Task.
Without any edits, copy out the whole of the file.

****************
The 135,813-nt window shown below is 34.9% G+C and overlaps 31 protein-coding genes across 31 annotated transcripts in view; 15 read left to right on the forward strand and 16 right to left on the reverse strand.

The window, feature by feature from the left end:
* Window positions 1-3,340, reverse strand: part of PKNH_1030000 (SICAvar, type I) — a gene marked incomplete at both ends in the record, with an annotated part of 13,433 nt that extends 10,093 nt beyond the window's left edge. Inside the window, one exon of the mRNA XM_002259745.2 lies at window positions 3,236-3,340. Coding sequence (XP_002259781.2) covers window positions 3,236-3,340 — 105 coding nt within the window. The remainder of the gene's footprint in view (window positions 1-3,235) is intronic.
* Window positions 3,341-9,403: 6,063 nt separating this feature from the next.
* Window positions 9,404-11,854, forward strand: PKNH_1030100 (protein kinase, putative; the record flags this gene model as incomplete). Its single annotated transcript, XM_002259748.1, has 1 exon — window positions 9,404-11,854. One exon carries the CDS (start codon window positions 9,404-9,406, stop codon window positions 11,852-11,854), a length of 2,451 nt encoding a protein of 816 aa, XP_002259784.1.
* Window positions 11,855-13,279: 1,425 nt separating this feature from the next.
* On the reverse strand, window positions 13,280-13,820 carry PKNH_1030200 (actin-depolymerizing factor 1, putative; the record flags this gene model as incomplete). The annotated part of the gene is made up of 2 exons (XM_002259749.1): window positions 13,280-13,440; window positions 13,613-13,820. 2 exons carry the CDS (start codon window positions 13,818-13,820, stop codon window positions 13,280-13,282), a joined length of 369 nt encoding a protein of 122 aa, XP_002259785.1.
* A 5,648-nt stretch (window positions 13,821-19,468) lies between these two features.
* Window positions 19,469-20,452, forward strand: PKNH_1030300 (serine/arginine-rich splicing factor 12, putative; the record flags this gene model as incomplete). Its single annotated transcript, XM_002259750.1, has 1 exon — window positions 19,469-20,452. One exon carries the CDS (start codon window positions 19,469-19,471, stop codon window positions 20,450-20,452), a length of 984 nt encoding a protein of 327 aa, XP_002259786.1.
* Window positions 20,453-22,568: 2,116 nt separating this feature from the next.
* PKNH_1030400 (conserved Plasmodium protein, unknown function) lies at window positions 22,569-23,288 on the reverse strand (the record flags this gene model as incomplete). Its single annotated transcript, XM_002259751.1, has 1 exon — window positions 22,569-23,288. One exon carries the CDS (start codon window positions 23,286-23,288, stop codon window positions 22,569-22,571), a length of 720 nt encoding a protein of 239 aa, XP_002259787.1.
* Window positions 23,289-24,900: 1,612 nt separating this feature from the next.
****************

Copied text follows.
The 135,813-nt window shown below is 34.9% G+C and overlaps 31 protein-coding genes across 31 annotated transcripts in view; 15 read left to right on the forward strand and 16 right to left on the reverse strand.

The window, feature by feature from the left end:
* Window positions 1-3,340, reverse strand: part of PKNH_1030000 (SICAvar, type I) — a gene marked incomplete at both ends in the record, with an annotated part of 13,433 nt that extends 10,093 nt beyond the window's left edge. Inside the window, one exon of the mRNA XM_002259745.2 lies at window positions 3,236-3,340. Coding sequence (XP_002259781.2) covers window positions 3,236-3,340 — 105 coding nt within the window. The remainder of the gene's footprint in view (window positions 1-3,235) is intronic.
* Window positions 3,341-9,403: 6,063 nt separating this feature from the next.
* Window positions 9,404-11,854, forward strand: PKNH_1030100 (protein kinase, putative; the record flags this gene model as incomplete). Its single annotated transcript, XM_002259748.1, has 1 exon — window positions 9,404-11,854. One exon carries the CDS (start codon window positions 9,404-9,406, stop codon window positions 11,852-11,854), a length of 2,451 nt encoding a protein of 816 aa, XP_002259784.1.
* Window positions 11,855-13,279: 1,425 nt separating this feature from the next.
* On the reverse strand, window positions 13,280-13,820 carry PKNH_1030200 (actin-depolymerizing factor 1, putative; the record flags this gene model as incomplete). The annotated part of the gene is made up of 2 exons (XM_002259749.1): window positions 13,280-13,440; window positions 13,613-13,820. 2 exons carry the CDS (start codon window positions 13,818-13,820, stop codon window positions 13,280-13,282), a joined length of 369 nt encoding a protein of 122 aa, XP_002259785.1.
* A 5,648-nt stretch (window positions 13,821-19,468) lies between these two features.
* Window positions 19,469-20,452, forward strand: PKNH_1030300 (serine/arginine-rich splicing factor 12, putative; the record flags this gene model as incomplete). Its single annotated transcript, XM_002259750.1, has 1 exon — window positions 19,469-20,452. One exon carries the CDS (start codon window positions 19,469-19,471, stop codon window positions 20,450-20,452), a length of 984 nt encoding a protein of 327 aa, XP_002259786.1.
* Window positions 20,453-22,568: 2,116 nt separating this feature from the next.
* PKNH_1030400 (conserved Plasmodium protein, unknown function) lies at window positions 22,569-23,288 on the reverse strand (the record flags this gene model as incomplete). Its single annotated transcript, XM_002259751.1, has 1 exon — window positions 22,569-23,288. One exon carries the CDS (start codon window positions 23,286-23,288, stop codon window positions 22,569-22,571), a length of 720 nt encoding a protein of 239 aa, XP_002259787.1.
* Window positions 23,289-24,900: 1,612 nt separating this feature from the next.